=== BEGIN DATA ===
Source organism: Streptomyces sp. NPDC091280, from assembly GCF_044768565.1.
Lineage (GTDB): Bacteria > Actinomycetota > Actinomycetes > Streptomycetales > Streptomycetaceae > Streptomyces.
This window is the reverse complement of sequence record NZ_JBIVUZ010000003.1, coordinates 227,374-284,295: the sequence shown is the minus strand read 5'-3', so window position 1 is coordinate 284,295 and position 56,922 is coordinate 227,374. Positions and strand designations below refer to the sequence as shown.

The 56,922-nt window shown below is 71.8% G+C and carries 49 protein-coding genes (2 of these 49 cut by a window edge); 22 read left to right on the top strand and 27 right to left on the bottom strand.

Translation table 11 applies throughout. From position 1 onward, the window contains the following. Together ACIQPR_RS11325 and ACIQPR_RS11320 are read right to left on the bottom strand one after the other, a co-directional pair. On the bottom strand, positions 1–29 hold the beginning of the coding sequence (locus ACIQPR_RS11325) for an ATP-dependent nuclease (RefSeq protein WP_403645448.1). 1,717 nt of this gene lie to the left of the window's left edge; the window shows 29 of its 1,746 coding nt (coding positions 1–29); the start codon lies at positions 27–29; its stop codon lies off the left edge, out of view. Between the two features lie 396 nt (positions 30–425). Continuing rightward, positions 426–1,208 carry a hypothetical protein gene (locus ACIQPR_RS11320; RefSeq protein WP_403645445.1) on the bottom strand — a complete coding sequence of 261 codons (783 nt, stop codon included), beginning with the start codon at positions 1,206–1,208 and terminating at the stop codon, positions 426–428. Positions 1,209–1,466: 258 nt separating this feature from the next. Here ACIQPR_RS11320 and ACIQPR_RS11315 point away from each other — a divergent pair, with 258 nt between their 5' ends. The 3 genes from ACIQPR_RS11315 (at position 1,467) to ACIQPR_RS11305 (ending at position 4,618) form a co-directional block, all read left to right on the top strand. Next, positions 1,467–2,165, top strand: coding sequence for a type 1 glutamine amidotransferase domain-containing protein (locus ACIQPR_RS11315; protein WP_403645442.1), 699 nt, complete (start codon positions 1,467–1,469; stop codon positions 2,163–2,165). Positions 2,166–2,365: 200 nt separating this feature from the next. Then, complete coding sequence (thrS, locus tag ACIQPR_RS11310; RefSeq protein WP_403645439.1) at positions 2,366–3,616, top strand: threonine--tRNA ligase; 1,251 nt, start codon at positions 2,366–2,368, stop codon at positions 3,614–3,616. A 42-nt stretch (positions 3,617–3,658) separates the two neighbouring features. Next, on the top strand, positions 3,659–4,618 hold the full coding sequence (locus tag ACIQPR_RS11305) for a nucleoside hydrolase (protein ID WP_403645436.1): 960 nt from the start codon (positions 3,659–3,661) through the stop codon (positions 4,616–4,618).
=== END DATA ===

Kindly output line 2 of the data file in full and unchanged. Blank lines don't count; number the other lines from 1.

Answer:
Lineage (GTDB): Bacteria > Actinomycetota > Actinomycetes > Streptomycetales > Streptomycetaceae > Streptomyces.